Every night, exactly at 9:00 p.m. local time, the thunderous shot of a cannon is heard in Havana, Capital of Cuba. Residents know that the 9:00 Cannon sounded and visitors wonder why.
This tradition began in the 18th century. The shooting is made from San Carlos de la Cabaña fortress, popularly known as La Cabaña, located next to the Castle of Tres Reyes del Morro, just at Havana Bay entrance. It's said that it' s heard throughout the city: in the Central Park, located in Old Havana, 4.3 seconds after the cannon is fired; at 9.7s in the National Hotel and at 16s in the famous corner of 23 and 12, both places belonging to the populous neighborhood of El Vedado.
Today, as it is popularly known, is one of the most popular and colorful public shows in Havana. Hundreds of visitors, both Cubans and foreigners, concentrate every night in La Cabaña, with their cell phones and Tablets on to avoid missing any details. Everything is recorded from the entrance of the soldiers with loops, hats and colonial costumes, (who are actually young artillery cadets) carrying lit torches and singing in full voice, with a peculiar rhythm, the word silence, and then announcing the beginning of the ritual, which ends with the firing of an 18th century cannon.
The tradition was born to indicate to the inhabitants of the city that the doors of the walls that gave access to it would be closed, and they were built to protect it against the constant attacks of pirates and Corsairs. The Villa of San Cristóbal de La Habana, as the city was called at that time, since the building of these immense stone walls, was divided into two: the city of intramuros and that of extramuros.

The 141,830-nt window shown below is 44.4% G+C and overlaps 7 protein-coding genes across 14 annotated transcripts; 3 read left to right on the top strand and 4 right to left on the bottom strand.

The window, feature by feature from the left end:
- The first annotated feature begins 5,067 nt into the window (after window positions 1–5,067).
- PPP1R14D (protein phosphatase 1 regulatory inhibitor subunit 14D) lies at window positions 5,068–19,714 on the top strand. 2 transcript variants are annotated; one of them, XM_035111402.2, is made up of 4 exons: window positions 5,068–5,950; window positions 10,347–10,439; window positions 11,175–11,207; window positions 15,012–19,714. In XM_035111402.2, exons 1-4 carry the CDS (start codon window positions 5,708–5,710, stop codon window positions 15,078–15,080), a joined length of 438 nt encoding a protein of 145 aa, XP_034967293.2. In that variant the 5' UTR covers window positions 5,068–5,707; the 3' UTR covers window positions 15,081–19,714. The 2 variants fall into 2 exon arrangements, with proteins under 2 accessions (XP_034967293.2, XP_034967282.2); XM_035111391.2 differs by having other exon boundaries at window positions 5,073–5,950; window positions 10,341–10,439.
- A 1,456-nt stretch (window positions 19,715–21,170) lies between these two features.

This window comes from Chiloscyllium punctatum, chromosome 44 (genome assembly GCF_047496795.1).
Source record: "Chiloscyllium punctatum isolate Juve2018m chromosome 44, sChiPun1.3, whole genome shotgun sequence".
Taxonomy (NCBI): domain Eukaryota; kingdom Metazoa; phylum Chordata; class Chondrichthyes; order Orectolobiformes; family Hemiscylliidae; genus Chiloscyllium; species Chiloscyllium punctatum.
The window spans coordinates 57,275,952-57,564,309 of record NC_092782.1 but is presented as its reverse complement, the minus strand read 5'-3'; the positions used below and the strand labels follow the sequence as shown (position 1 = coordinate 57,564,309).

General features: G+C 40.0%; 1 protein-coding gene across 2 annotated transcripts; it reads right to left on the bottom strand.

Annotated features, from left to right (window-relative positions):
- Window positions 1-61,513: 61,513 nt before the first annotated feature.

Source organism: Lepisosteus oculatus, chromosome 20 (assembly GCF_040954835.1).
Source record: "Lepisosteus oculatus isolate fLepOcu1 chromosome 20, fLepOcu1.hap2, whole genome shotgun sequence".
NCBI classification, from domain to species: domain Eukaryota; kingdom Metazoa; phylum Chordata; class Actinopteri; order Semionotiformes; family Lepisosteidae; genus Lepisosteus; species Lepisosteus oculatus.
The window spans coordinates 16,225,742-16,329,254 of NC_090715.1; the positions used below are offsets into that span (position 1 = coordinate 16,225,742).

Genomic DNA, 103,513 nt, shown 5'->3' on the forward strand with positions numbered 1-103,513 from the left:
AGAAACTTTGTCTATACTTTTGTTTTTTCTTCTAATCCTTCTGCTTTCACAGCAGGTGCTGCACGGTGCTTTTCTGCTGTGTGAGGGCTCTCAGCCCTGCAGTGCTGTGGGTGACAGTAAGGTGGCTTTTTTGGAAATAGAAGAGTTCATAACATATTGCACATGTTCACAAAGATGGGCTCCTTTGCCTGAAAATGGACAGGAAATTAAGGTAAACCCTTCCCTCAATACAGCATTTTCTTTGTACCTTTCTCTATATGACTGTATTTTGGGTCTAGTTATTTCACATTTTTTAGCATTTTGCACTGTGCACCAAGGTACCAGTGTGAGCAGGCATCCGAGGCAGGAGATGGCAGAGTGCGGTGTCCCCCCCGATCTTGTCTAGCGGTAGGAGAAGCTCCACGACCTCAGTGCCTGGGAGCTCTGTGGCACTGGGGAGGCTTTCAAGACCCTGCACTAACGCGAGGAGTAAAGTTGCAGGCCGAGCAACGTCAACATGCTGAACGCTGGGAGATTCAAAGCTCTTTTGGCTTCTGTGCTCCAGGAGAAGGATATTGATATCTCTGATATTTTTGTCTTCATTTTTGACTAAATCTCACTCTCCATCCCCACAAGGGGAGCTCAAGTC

At that moment, the walls opened with a shot at 4 in the morning and closed with another at 8 at night, at the same time, the bay was also closed with a huge chain that crossed it from the Castle of La Punta to the of the Three Kings of Morro. Later on, the closure moved to 9 pm and even when the walls were no longer necessary and were demolished, the cannon continued firing, at exactly the same time, until today.
This event is so rooted in the daily life of Havana, that its inhabitants do not even expect it anymore, rather it is the familiar stampede who makes them fall every night in the time. So it is not uncommon to hear a moment later expressions like "It's nine o'clock!", Or "Well, set your clock because the gunshot just rang", if someone dares to say that the time is different.
Today, this "peculiar warning" continues to break into the bohemian Havana night and, while the capitals serve to set their clocks on time, for tourists it is an unmissable Ceremony, which can be witnessed by all and is truly worth it because it is done with all the military rules, uniforms and customs of the time and let you fly for a few minutes to the past on an exciting and suggestive trip.